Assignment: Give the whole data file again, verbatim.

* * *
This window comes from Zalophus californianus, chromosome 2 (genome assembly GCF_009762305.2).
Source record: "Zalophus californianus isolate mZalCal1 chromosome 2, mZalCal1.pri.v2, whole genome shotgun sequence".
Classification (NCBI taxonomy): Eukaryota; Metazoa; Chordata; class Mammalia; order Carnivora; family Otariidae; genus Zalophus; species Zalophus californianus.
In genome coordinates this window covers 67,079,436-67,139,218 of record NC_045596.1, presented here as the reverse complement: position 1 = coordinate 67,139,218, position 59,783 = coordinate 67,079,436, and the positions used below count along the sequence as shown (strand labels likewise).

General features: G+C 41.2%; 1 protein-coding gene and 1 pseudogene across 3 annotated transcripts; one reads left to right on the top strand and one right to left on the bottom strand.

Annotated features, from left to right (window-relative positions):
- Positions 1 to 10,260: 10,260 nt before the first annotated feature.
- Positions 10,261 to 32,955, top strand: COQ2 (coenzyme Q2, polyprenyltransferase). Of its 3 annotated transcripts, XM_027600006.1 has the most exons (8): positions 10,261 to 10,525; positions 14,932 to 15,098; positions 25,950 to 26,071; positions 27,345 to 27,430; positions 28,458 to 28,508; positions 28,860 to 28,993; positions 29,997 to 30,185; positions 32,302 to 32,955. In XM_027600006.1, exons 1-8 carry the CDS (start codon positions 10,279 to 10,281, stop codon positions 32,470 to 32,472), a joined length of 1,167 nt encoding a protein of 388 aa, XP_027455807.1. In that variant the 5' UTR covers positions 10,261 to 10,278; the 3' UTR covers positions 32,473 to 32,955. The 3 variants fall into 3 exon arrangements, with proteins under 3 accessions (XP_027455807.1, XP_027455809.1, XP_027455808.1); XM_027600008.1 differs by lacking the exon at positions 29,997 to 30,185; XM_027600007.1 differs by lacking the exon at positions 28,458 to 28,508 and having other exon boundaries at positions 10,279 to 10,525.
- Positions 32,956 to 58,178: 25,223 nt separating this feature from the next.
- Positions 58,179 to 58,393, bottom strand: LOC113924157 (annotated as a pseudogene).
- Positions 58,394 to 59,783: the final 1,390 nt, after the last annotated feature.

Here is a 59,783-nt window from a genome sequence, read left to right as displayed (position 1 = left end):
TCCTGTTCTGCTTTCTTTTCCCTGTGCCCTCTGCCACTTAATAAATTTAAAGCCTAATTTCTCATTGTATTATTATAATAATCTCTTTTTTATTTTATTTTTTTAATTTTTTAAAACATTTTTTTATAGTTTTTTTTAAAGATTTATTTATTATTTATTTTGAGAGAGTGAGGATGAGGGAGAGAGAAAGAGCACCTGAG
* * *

This window comes from Zalophus californianus, chromosome 2 (genome assembly GCF_009762305.2).
Source record: "Zalophus californianus isolate mZalCal1 chromosome 2, mZalCal1.pri.v2, whole genome shotgun sequence".
Classification (NCBI taxonomy): Eukaryota; Metazoa; Chordata; class Mammalia; order Carnivora; family Otariidae; genus Zalophus; species Zalophus californianus.
In genome coordinates this window covers 67,079,436-67,139,218 of record NC_045596.1, presented here as the reverse complement: position 1 = coordinate 67,139,218, position 59,783 = coordinate 67,079,436, and the positions used below count along the sequence as shown (strand labels likewise).

General features: G+C 41.2%; 1 protein-coding gene and 1 pseudogene across 3 annotated transcripts; one reads left to right on the top strand and one right to left on the bottom strand.

Annotated features, from left to right (window-relative positions):
- Positions 1 to 10,260: 10,260 nt before the first annotated feature.
- Positions 10,261 to 32,955, top strand: COQ2 (coenzyme Q2, polyprenyltransferase). Of its 3 annotated transcripts, XM_027600006.1 has the most exons (8): positions 10,261 to 10,525; positions 14,932 to 15,098; positions 25,950 to 26,071; positions 27,345 to 27,430; positions 28,458 to 28,508; positions 28,860 to 28,993; positions 29,997 to 30,185; positions 32,302 to 32,955. In XM_027600006.1, exons 1-8 carry the CDS (start codon positions 10,279 to 10,281, stop codon positions 32,470 to 32,472), a joined length of 1,167 nt encoding a protein of 388 aa, XP_027455807.1. In that variant the 5' UTR covers positions 10,261 to 10,278; the 3' UTR covers positions 32,473 to 32,955. The 3 variants fall into 3 exon arrangements, with proteins under 3 accessions (XP_027455807.1, XP_027455809.1, XP_027455808.1); XM_027600008.1 differs by lacking the exon at positions 29,997 to 30,185; XM_027600007.1 differs by lacking the exon at positions 28,458 to 28,508 and having other exon boundaries at positions 10,279 to 10,525.
- Positions 32,956 to 58,178: 25,223 nt separating this feature from the next.
- Positions 58,179 to 58,393, bottom strand: LOC113924157 (annotated as a pseudogene).
- Positions 58,394 to 59,783: the final 1,390 nt, after the last annotated feature.

Here is a 59,783-nt window from a genome sequence, read left to right as displayed (position 1 = left end):
TCCTGTTCTGCTTTCTTTTCCCTGTGCCCTCTGCCACTTAATAAATTTAAAGCCTAATTTCTCATTGTATTATTATAATAATCTCTTTTTTATTTTATTTTTTTAATTTTTTAAAACATTTTTTTATAGTTTTTTTTAAAGATTTATTTATTATTTATTTTGAGAGAGTGAGGATGAGGGAGAGAGAAAGAGCACCTGAG